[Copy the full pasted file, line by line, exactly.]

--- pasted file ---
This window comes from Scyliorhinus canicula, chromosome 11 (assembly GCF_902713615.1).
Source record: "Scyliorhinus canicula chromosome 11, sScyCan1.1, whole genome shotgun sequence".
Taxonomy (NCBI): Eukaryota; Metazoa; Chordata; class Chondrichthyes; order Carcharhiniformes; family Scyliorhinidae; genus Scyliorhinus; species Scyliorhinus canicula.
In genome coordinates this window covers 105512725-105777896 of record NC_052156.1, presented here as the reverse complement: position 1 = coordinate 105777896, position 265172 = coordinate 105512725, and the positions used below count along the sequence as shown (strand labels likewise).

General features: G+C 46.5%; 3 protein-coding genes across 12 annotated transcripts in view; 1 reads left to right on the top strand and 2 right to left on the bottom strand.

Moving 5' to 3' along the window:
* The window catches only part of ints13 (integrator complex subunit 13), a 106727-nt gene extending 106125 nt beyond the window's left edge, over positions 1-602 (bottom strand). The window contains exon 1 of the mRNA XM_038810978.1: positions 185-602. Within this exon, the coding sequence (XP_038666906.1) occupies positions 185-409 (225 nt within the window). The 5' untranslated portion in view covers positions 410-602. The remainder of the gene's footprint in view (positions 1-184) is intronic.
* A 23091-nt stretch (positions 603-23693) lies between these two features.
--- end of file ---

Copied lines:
This window comes from Scyliorhinus canicula, chromosome 11 (assembly GCF_902713615.1).
Source record: "Scyliorhinus canicula chromosome 11, sScyCan1.1, whole genome shotgun sequence".
Taxonomy (NCBI): Eukaryota; Metazoa; Chordata; class Chondrichthyes; order Carcharhiniformes; family Scyliorhinidae; genus Scyliorhinus; species Scyliorhinus canicula.
In genome coordinates this window covers 105512725-105777896 of record NC_052156.1, presented here as the reverse complement: position 1 = coordinate 105777896, position 265172 = coordinate 105512725, and the positions used below count along the sequence as shown (strand labels likewise).

General features: G+C 46.5%; 3 protein-coding genes across 12 annotated transcripts in view; 1 reads left to right on the top strand and 2 right to left on the bottom strand.

Moving 5' to 3' along the window:
* The window catches only part of ints13 (integrator complex subunit 13), a 106727-nt gene extending 106125 nt beyond the window's left edge, over positions 1-602 (bottom strand). The window contains exon 1 of the mRNA XM_038810978.1: positions 185-602. Within this exon, the coding sequence (XP_038666906.1) occupies positions 185-409 (225 nt within the window). The 5' untranslated portion in view covers positions 410-602. The remainder of the gene's footprint in view (positions 1-184) is intronic.
* A 23091-nt stretch (positions 603-23693) lies between these two features.